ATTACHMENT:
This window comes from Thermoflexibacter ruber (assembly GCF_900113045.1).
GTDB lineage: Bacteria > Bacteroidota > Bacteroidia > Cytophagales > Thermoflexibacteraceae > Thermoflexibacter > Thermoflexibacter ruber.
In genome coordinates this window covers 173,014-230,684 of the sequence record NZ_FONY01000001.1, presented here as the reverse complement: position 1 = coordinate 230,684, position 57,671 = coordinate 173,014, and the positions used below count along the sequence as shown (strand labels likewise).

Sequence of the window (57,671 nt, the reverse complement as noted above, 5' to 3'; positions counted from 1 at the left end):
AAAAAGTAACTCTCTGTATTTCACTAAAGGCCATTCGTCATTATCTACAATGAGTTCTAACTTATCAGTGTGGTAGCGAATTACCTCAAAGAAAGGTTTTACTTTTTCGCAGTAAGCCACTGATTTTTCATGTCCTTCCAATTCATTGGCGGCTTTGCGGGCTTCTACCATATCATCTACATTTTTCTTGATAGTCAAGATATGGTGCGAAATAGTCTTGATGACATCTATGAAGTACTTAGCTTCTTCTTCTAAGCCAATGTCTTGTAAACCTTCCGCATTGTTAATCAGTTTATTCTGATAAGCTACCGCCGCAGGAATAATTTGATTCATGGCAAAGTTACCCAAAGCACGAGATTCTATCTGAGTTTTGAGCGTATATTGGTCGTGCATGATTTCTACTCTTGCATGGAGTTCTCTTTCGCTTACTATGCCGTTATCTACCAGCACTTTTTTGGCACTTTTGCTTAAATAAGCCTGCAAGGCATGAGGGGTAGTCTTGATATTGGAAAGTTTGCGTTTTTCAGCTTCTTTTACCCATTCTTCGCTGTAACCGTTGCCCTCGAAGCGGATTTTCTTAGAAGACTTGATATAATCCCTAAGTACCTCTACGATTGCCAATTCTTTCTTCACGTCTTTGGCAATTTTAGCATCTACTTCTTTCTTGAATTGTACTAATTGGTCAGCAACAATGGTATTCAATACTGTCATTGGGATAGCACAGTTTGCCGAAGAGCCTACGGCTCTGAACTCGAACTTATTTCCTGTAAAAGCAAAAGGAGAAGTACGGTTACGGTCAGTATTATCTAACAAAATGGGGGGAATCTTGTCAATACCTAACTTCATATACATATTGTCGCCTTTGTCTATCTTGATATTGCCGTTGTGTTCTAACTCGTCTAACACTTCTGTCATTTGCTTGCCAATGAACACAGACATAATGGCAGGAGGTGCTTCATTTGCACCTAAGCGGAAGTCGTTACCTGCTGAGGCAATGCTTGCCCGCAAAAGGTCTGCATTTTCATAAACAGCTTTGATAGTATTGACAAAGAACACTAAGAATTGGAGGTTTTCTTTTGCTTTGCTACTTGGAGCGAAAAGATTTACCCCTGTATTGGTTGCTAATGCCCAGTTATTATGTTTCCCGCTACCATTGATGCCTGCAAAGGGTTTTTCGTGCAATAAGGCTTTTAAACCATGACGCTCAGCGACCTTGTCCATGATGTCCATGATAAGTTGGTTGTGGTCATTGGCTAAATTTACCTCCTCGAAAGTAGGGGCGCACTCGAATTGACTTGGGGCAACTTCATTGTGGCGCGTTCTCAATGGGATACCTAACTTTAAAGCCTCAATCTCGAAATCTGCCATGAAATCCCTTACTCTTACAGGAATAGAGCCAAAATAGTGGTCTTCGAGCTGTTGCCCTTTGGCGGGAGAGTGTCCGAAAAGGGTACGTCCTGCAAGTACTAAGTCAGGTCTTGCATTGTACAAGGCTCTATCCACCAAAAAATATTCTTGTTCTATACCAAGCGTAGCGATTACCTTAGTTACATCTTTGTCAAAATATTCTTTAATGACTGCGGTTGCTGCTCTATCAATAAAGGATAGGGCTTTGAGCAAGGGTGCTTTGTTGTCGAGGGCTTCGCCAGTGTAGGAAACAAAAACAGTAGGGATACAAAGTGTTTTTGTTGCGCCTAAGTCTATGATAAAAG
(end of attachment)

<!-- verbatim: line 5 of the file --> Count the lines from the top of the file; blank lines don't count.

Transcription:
AAAAAGTAACTCTCTGTATTTCACTAAAGGCCATTCGTCATTATCTACAATGAGTTCTAACTTATCAGTGTGGTAGCGAATTACCTCAAAGAAAGGTTTTACTTTTTCGCAGTAAGCCACTGATTTTTCATGTCCTTCCAATTCATTGGCGGCTTTGCGGGCTTCTACCATATCATCTACATTTTTCTTGATAGTCAAGATATGGTGCGAAATAGTCTTGATGACATCTATGAAGTACTTAGCTTCTTCTTCTAAGCCAATGTCTTGTAAACCTTCCGCATTGTTAATCAGTTTATTCTGATAAGCTACCGCCGCAGGAATAATTTGATTCATGGCAAAGTTACCCAAAGCACGAGATTCTATCTGAGTTTTGAGCGTATATTGGTCGTGCATGATTTCTACTCTTGCATGGAGTTCTCTTTCGCTTACTATGCCGTTATCTACCAGCACTTTTTTGGCACTTTTGCTTAAATAAGCCTGCAAGGCATGAGGGGTAGTCTTGATATTGGAAAGTTTGCGTTTTTCAGCTTCTTTTACCCATTCTTCGCTGTAACCGTTGCCCTCGAAGCGGATTTTCTTAGAAGACTTGATATAATCCCTAAGTACCTCTACGATTGCCAATTCTTTCTTCACGTCTTTGGCAATTTTAGCATCTACTTCTTTCTTGAATTGTACTAATTGGTCAGCAACAATGGTATTCAATACTGTCATTGGGATAGCACAGTTTGCCGAAGAGCCTACGGCTCTGAACTCGAACTTATTTCCTGTAAAAGCAAAAGGAGAAGTACGGTTACGGTCAGTATTATCTAACAAAATGGGGGGAATCTTGTCAATACCTAACTTCATATACATATTGTCGCCTTTGTCTATCTTGATATTGCCGTTGTGTTCTAACTCGTCTAACACTTCTGTCATTTGCTTGCCAATGAACACAGACATAATGGCAGGAGGTGCTTCATTTGCACCTAAGCGGAAGTCGTTACCTGCTGAGGCAATGCTTGCCCGCAAAAGGTCTGCATTTTCATAAACAGCTTTGATAGTATTGACAAAGAACACTAAGAATTGGAGGTTTTCTTTTGCTTTGCTACTTGGAGCGAAAAGATTTACCCCTGTATTGGTTGCTAATGCCCAGTTATTATGTTTCCCGCTACCATTGATGCCTGCAAAGGGTTTTTCGTGCAATAAGGCTTTTAAACCATGACGCTCAGCGACCTTGTCCATGATGTCCATGATAAGTTGGTTGTGGTCATTGGCTAAATTTACCTCCTCGAAAGTAGGGGCGCACTCGAATTGACTTGGGGCAACTTCATTGTGGCGCGTTCTCAATGGGATACCTAACTTTAAAGCCTCAATCTCGAAATCTGCCATGAAATCCCTTACTCTTACAGGAATAGAGCCAAAATAGTGGTCTTCGAGCTGTTGCCCTTTGGCGGGAGAGTGTCCGAAAAGGGTACGTCCTGCAAGTACTAAGTCAGGTCTTGCATTGTACAAGGCTCTATCCACCAAAAAATATTCTTGTTCTATACCAAGCGTAGCGATTACCTTAGTTACATCTTTGTCAAAATATTCTTTAATGACTGCGGTTGCTGCTCTATCAATAAAGGATAGGGCTTTGAGCAAGGGTGCTTTGTTGTCGAGGGCTTCGCCAGTGTAGGAAACAAAAACAGTAGGGATACAAAGTGTTTTTGTTGCGCCTAAGTCTATGATAAAAG